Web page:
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We have acquired a small company which uses a Sonicwall PRO 1260 firewall and I have configured a Site-to-Site VPN tunnel from the Sonciwall to our Cisco ASA firewall. Behind the Cisco ASA firewall I have 8 different subnets. I have configured the VPN connection on the Sonicwall to use an Address Object Group which contains all the required subnets.

The VPN tunnel from Sonicwall to Cisco ASA establishes fine and I have full connectivity from the remote site to 'subnet 1'. From 'subnet 2' (and all others), the only traffic that gets through to the remote network is ICMP (ping), http and https.

I know this screams 'access rules' but I have spent hours pouring over the Sonicwall and can find no access rules that would cause all traffice except the services mentioned above to be blocked. The Sonicwall automatically creates access rules from LAN > VPN and VPN > LAN that say 'allow any host, any service, all the time' - these rules cannot be modified, deleted or deactivated (only by removing the VPN).

I have exactly the same configuration setup for 5 other remote sites using site-to-site VPN, connecting to the same Cisco ASA and everything works fine however those sites are using Fortigate firewalls so I'm sure this is related to the Sonicwall.

Question 1: Has anybody experienced the same issue and how did you resolve it?

Question 2: What command do I need to run via CLI on the Sonicwall to get a full text output of the running configuration?

Thanks in advance for any assistance.

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2 Answers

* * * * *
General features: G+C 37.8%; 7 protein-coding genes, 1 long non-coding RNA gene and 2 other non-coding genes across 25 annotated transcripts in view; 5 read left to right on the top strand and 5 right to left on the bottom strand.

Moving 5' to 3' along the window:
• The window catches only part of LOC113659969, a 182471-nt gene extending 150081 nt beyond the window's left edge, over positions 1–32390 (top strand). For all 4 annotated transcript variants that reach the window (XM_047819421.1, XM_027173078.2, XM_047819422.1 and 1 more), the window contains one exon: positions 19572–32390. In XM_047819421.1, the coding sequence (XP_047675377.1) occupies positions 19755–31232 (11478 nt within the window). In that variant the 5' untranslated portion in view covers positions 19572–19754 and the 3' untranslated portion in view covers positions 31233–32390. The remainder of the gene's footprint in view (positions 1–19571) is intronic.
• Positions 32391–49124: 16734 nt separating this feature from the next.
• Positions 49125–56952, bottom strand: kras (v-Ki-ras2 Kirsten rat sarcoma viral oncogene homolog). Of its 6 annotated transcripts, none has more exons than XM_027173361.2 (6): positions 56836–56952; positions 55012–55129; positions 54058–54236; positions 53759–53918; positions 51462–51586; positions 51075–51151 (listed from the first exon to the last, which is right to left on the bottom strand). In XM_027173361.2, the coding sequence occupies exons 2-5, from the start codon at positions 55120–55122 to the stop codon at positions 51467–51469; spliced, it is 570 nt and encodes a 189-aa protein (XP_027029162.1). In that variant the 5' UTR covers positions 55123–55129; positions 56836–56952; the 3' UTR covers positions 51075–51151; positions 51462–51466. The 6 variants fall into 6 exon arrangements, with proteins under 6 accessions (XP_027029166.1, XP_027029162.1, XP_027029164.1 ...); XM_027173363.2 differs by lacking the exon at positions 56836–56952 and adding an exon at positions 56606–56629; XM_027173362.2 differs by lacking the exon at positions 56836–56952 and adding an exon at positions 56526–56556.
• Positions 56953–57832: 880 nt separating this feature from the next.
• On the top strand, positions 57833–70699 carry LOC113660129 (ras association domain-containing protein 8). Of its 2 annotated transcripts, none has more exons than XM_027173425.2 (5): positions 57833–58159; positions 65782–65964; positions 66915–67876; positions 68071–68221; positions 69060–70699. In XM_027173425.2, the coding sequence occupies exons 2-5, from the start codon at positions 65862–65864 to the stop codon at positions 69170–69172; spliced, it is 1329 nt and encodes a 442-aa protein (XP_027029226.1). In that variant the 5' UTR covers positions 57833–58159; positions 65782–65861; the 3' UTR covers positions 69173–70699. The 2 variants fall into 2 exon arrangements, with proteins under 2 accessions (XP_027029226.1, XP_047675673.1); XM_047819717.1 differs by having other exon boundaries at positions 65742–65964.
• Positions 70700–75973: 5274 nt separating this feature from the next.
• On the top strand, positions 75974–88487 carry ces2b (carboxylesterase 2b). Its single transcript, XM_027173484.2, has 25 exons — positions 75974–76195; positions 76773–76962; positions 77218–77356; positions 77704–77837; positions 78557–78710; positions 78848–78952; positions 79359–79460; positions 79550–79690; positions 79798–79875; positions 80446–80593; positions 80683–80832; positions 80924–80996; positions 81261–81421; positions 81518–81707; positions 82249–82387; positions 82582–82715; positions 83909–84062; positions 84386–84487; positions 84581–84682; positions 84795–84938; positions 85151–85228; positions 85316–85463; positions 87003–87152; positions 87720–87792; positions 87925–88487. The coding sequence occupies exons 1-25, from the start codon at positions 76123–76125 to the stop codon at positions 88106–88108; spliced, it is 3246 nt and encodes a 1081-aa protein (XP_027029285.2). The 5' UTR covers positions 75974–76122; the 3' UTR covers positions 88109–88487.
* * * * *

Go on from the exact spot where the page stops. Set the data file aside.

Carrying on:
Do you have each of the subnets in question defined as VPN subnets in the Sonicwall network object configuration? If you have them classified as LAN or WAN, then your "LAN to VPN" rules won't apply to them even if you have them defined in the VPN tunnel. I'm not sure if this applies to the model you have (ours are TZ17/8/90 and 3060s, but if it is running the SonicOS, I think it does)

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Thanks for the comments Kevin, I had thought of this but actually tested using the Address Object for the subnet which was working by classifying the object in turn as a LAN or WAN or VPN object but it made no difference, it worked in all cases. It would seem that the auto-added VPN rules for the site to site VPN disregard what you manually classify the object as.

Long story short, this testing led me to question more and more if the Sonicwall was actually the problem - in the end it wasn't. After much the Cisco ASA at the other end is managed by a hosting service and therefore out of my control. After looking at the config for the ASA we found that the genius who added the rules for the other end of the VPN connection had placed an access rule after a 'deny all' rule. Moving the access rule ahead of the deny all rule solved the problem immediately.

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